You are previewing Web Performance Daybook Volume 2.

Web Performance Daybook Volume 2

Cover of Web Performance Daybook Volume 2 by Stoyan Stefanov Published by O'Reilly Media, Inc.
  1. Web Performance Daybook, Volume 2
  2. SPECIAL OFFER: Upgrade this ebook with O’Reilly
  3. Foreword
  4. From the Editor
  5. About the Authors
    1. Patrick Meenan
    2. Nicholas Zakas
    3. Guy Podjarny
    4. Stoyan Stefanov
    5. Tim Kadlec
    6. Brian Pane
    7. Josh Fraser
    8. Steve Souders
    9. Betty Tso
    10. Israel Nir
    11. Marcel Duran
    12. Éric Daspet
    13. Alois Reitbauer
    14. Matthew Prince
    15. Buddy Brewer
    16. Alexander Podelko
    17. Estelle Weyl
    18. Aaron Peters
    19. Tony Gentilcore
    20. Matthew Steele
    21. Bryan McQuade
    22. Tobie Langel
    23. Billy Hoffman
    24. Joshua Bixby
    25. Sergey Chernyshev
    26. JP Castro
    27. Pavel Paulau
    28. David Calhoun
    29. Nicole Sullivan
    30. James Pearce
    31. Tom Hughes-Croucher
    32. Dave Artz
  6. Preface
    1. Conventions Used in This Book
    2. Using Code Examples
    3. Safari® Books Online
    4. How to Contact Us
  7. 1. WebPagetest Internals
    1. Function Interception
    2. Code Injection
    3. Resulting Browser Architecture
    4. Get the Code
    5. Browser Advancements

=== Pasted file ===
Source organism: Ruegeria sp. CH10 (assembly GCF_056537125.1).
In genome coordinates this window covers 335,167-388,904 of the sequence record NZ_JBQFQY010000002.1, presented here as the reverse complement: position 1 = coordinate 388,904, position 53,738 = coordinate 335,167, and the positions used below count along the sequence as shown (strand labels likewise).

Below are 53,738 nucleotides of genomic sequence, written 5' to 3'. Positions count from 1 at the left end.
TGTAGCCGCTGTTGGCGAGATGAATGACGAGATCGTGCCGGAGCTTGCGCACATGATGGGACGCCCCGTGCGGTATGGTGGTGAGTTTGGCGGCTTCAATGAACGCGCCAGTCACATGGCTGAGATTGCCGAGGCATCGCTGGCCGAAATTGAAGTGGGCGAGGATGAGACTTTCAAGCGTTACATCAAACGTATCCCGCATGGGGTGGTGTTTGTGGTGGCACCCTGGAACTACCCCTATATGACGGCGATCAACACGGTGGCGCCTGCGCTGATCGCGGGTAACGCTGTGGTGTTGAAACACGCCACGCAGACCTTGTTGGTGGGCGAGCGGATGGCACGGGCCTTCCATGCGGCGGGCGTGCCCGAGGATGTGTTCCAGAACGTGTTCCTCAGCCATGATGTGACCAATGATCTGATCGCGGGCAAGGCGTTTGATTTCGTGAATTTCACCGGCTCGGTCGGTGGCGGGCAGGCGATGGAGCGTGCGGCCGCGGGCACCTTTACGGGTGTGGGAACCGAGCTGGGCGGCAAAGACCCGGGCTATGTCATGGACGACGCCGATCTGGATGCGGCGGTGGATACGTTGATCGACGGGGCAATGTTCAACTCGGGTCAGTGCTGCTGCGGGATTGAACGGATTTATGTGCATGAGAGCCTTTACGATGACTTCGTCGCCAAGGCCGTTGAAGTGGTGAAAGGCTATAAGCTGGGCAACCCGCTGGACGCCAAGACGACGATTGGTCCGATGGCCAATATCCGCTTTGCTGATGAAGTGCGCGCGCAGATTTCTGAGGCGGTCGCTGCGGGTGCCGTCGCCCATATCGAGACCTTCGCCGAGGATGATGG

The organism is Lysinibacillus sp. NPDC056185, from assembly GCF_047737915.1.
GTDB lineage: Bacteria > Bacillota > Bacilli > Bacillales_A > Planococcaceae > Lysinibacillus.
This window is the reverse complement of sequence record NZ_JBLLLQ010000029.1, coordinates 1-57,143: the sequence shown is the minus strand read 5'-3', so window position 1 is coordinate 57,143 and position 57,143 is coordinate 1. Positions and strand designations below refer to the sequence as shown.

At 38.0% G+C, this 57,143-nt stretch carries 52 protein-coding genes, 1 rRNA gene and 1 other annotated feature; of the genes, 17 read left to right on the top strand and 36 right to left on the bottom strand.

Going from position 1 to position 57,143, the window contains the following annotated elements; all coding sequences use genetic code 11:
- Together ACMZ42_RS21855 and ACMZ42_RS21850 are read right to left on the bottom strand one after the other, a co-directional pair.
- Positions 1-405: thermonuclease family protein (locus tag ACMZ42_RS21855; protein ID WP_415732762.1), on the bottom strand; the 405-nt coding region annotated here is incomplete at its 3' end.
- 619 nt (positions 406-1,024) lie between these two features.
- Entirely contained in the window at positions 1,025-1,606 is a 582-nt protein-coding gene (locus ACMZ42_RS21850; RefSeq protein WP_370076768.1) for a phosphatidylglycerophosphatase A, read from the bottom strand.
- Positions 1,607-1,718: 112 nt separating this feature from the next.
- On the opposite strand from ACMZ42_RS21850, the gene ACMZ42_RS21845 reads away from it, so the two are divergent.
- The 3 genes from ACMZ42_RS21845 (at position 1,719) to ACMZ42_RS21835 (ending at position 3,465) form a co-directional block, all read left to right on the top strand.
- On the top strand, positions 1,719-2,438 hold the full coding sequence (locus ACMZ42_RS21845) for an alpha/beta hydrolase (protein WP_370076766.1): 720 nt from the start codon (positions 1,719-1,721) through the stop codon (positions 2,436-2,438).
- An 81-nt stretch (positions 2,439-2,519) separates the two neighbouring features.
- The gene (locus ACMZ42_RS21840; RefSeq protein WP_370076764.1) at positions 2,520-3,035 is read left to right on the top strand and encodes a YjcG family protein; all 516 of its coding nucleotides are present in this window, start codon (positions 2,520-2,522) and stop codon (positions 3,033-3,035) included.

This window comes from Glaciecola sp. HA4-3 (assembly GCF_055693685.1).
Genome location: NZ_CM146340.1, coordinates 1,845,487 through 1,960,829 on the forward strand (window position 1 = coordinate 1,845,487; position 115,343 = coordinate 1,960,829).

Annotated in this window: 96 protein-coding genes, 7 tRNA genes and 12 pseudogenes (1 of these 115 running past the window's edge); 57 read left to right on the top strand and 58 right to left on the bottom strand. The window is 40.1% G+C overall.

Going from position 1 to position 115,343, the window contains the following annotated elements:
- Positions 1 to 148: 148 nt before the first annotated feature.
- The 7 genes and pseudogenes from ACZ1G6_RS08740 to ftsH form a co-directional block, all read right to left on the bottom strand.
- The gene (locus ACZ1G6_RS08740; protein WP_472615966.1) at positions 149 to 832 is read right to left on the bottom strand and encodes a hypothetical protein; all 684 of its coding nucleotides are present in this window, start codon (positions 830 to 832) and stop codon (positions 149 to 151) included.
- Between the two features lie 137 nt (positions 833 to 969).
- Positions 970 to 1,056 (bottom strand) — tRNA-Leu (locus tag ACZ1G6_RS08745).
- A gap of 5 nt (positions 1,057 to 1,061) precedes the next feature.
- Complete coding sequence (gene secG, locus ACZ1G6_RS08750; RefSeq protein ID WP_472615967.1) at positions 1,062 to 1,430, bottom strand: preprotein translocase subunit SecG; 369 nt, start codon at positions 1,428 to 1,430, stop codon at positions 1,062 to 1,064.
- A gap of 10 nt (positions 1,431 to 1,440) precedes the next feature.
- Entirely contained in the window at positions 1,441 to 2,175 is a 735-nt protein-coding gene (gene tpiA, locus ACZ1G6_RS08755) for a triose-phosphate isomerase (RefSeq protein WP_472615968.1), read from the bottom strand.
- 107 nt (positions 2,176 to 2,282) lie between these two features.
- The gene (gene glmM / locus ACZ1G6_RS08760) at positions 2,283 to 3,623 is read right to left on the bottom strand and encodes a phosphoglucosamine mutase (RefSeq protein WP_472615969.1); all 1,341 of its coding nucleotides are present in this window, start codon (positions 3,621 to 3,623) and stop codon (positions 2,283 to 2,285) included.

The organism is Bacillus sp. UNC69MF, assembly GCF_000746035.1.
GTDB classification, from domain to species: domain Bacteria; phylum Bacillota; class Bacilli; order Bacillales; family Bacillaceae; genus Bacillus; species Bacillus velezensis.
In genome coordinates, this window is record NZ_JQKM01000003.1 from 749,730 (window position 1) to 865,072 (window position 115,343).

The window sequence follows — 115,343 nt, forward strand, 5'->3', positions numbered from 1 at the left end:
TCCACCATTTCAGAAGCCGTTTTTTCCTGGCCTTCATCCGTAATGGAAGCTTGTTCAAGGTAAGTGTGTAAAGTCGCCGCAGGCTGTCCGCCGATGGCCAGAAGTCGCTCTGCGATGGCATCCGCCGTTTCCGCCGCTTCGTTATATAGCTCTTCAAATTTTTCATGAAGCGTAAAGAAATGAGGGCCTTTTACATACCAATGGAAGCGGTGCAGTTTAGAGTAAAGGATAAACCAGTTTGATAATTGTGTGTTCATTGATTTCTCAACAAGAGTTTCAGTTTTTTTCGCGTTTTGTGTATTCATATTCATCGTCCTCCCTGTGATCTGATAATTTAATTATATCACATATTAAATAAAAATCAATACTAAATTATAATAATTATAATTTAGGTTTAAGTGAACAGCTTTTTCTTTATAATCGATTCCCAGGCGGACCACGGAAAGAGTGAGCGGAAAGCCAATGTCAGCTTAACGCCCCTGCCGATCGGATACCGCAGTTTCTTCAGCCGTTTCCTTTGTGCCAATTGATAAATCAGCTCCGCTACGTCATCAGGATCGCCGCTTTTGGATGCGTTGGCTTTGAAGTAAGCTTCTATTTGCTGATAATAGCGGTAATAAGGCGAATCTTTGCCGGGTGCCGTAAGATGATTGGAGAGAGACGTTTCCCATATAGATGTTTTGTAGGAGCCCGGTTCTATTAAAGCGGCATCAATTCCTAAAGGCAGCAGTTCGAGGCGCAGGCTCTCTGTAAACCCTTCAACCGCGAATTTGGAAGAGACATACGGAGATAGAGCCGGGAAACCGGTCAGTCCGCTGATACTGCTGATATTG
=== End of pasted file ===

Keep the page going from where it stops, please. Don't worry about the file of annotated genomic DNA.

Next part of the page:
8. 2. localStorage Read Performance
    1. The Benchmark
    2. What’s Going On?
    3. Optimization Strategy
    4. Follow Up
  9. 3. Why Inlining Everything Is NOT the Answer
    1. No Browser Caching
    2. No Edge Caching
    3. No Loading On-Demand
    4. Invalidates Browser Look-Ahead
    5. Flawed Solution: Inline Everything only on First Visit
    6. Summary and Recommendations
  10. 4. The Art and Craft of the Async Snippet
    1. The Facebook Plug-ins JS SDK
    2. Design Goals
    3. The Snippet
    4. Appending Alternatives
    5. Whew!
    6. What’s Missing?
    7. First Parties
    8. Parting Words: On the Shoulders of Giants
  11. 5. Carrier Networks: Down the Rabbit Hole
    1. Variability
    2. Latency
    3. Transcoding
    4. Gold in Them There Hills
    5. 4G Won’t Save Us
    6. Where Do We Go from Here?
    7. Light at the End of the Tunnel
  12. 6. The Need for Parallelism in HTTP
    1. Introduction: Falling Down the Stairs
    2. Current Best Practices: Working around HTTP
    3. Experiment: Mining the HTTP Archive
    4. Results: Serialization Abounds
    5. Recommendations: Time to Fix the Protocols
  13. 7. Automating Website Performance
  14. 8. Frontend SPOF in Beijing
    1. Business Insider
    2. CNET
    3. O’Reilly Radar
    4. The Cause of Frontend SPOF
    5. Avoiding Frontend SPOF
    6. Call to Action
  15. 9. All about YSlow
  16. 10. Secrets of High Performance Native Mobile Applications
    1. Keep an Eye on Your Waterfalls
    2. Compress Those Resources
    3. Don’t Download the Same Content Twice
    4. Can Too Much Adriana Lima Slow You Down?